Giant tortoise feared extinct for over 100 years found on Galapagos Islands

Scientists found the giant animal. Credit CEN

Scientists found the giant animal. Credit CEN

A rare species of giant tortoise not seen in 113 years and feared to be extinct has been found in a remote island in the Galapagos.

"A huge celebration ensued as all parties involved were able to positively identify the animal in question as an older female C.Phantasticus based on shell morphology and facial characteristics", the network said in a statement, adding that the find was later verified by a team of global turtle biologists at the Turtle Conservancy. Investigators think there may be more members of the species on the island because of tracks and scat they found.

Conservationists have taken measures to save the tortoise by moving it to a breeding centre on the nearby island of Santa Cruz. "BREAKING NEWS! GC's own @wacho_tapia just returned from Fernandina Island in #Galapagos, where they discovered a female #tortoise", the tweet read. A species of tortoise which was thought to be extinct (not pictured) has been discovered.

The expedition's leader said genetic studies will be conducted to "reconfirm" the reptile is a Fernandina Giant Tortoise.

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An adult female specimen of the Chelonoidis Phantasticus species was found by an expedition led by the Galapagos Parks authority and the Galapagos Conservancy group, Marcelo Mata wrote.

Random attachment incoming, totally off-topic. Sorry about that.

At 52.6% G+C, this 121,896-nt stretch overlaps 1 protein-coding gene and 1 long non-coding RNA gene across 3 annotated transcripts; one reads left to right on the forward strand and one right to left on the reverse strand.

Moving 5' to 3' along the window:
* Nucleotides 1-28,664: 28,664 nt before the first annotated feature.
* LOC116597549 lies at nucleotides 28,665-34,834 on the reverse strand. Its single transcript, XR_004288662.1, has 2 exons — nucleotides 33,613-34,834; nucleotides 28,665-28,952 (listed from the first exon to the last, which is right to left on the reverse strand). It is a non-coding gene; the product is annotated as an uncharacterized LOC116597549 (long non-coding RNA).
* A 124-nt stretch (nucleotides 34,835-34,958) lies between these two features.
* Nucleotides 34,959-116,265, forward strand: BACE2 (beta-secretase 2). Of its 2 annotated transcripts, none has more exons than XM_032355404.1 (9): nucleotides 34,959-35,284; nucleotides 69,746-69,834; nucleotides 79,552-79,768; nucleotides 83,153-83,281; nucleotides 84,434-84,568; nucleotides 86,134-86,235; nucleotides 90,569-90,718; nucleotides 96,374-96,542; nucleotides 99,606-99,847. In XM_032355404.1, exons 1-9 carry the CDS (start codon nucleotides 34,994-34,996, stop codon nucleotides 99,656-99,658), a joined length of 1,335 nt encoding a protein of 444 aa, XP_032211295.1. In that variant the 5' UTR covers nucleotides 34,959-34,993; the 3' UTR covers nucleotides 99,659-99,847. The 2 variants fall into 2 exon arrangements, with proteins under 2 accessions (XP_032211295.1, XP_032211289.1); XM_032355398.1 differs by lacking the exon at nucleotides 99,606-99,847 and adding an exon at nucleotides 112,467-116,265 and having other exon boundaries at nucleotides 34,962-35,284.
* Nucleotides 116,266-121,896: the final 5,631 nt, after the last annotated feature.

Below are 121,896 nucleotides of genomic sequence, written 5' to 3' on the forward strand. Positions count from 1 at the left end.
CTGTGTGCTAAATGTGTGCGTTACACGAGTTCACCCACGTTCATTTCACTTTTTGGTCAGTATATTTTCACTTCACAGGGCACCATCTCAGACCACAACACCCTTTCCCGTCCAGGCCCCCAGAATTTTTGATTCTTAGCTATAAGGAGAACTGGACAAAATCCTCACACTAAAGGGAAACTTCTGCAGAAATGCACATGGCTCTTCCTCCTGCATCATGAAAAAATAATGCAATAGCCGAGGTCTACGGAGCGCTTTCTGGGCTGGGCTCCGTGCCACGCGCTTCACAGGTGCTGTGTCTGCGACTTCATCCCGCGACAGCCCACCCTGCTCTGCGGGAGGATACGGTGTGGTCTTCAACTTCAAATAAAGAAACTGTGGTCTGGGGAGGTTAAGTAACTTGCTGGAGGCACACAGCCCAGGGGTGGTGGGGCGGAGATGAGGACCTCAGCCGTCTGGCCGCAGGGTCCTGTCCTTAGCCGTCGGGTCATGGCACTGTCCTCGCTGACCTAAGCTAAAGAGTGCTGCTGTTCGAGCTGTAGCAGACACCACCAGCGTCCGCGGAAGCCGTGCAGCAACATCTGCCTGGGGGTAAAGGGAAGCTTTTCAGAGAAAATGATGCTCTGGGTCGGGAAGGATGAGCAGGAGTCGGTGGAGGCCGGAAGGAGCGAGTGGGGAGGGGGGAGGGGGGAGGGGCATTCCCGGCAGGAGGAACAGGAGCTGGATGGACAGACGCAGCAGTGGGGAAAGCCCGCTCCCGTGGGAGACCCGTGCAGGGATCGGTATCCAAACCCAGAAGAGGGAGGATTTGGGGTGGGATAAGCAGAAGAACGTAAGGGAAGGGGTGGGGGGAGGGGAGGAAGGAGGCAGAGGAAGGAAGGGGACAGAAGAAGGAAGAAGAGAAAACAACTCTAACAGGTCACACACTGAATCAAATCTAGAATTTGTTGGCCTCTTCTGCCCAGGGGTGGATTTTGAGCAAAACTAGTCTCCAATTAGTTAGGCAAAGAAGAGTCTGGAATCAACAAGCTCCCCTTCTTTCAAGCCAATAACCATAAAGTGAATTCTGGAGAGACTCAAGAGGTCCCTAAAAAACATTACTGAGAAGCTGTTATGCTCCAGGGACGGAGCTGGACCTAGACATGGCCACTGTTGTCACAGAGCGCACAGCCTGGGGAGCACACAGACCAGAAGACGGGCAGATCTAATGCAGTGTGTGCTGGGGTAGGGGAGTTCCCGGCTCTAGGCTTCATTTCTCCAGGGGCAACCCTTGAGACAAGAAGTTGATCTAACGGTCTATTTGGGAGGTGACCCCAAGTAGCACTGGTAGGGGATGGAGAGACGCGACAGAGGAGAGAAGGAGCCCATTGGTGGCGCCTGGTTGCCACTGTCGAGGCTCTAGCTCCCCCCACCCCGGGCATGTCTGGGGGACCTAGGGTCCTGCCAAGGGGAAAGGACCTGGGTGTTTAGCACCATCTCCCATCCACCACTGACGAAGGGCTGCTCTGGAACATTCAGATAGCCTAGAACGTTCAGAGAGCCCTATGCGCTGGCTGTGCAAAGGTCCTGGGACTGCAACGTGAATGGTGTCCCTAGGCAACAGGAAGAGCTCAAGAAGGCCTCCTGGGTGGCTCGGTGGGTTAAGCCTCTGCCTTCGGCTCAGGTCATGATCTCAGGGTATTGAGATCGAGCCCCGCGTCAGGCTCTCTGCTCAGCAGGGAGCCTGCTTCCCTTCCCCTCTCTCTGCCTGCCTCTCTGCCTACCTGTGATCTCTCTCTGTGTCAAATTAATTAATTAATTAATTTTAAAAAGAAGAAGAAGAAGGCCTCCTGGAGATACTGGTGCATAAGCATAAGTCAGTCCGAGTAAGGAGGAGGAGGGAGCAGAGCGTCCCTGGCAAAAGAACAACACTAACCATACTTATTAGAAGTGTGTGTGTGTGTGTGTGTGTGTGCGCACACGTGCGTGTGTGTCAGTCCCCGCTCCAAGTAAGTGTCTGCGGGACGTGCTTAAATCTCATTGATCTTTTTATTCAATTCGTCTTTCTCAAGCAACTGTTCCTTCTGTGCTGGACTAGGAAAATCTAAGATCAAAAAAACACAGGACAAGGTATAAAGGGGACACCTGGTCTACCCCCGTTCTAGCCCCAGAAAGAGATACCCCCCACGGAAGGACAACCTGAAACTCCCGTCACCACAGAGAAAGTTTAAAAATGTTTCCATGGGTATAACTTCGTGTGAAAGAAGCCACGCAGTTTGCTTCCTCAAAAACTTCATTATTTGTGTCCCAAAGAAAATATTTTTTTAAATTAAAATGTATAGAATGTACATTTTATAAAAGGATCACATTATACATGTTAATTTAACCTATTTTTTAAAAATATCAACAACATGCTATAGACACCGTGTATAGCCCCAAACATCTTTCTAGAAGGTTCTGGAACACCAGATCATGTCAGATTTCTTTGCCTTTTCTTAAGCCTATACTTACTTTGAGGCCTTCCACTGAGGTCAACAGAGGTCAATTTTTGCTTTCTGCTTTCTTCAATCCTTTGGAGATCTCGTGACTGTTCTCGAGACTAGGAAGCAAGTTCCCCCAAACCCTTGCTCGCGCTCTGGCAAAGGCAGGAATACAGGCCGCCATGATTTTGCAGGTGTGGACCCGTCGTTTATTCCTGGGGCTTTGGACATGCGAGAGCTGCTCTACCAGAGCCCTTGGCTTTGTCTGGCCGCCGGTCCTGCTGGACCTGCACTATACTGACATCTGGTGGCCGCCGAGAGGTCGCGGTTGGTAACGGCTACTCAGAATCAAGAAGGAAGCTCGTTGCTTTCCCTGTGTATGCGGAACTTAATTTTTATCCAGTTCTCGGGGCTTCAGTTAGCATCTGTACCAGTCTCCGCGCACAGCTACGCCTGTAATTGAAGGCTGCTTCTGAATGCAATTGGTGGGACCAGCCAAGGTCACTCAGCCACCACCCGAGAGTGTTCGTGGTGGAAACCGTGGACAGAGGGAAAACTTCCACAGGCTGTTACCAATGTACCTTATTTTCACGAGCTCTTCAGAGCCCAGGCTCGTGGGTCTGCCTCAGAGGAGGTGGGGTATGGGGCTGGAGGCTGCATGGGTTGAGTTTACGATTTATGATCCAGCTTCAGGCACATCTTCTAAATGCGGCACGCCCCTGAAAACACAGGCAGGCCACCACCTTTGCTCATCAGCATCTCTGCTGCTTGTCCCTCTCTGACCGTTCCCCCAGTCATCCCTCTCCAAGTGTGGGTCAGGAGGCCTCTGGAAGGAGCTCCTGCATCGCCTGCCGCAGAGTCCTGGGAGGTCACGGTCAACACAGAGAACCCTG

Researchers believe that their environment could be one of the reasons for the species being under threat, with unsafe lava being present on the volcanic island.

George become an icon of the islands, 1,000 kilometers (600 miles) off the coast of South America. The last sighting of the species was in 1906. After his death, his body was stuffed and is now displayed at the Charles Darwin Research Center in the Galapagos.

A spokesman for Galapagos Conservancy said: "While thought to be extinct due to volcanic eruptions in past centuries, there have been anecdotal observations indicating that there may indeed still be a very few left on the island". With no natural predators, they spread across the islands and split into different species.

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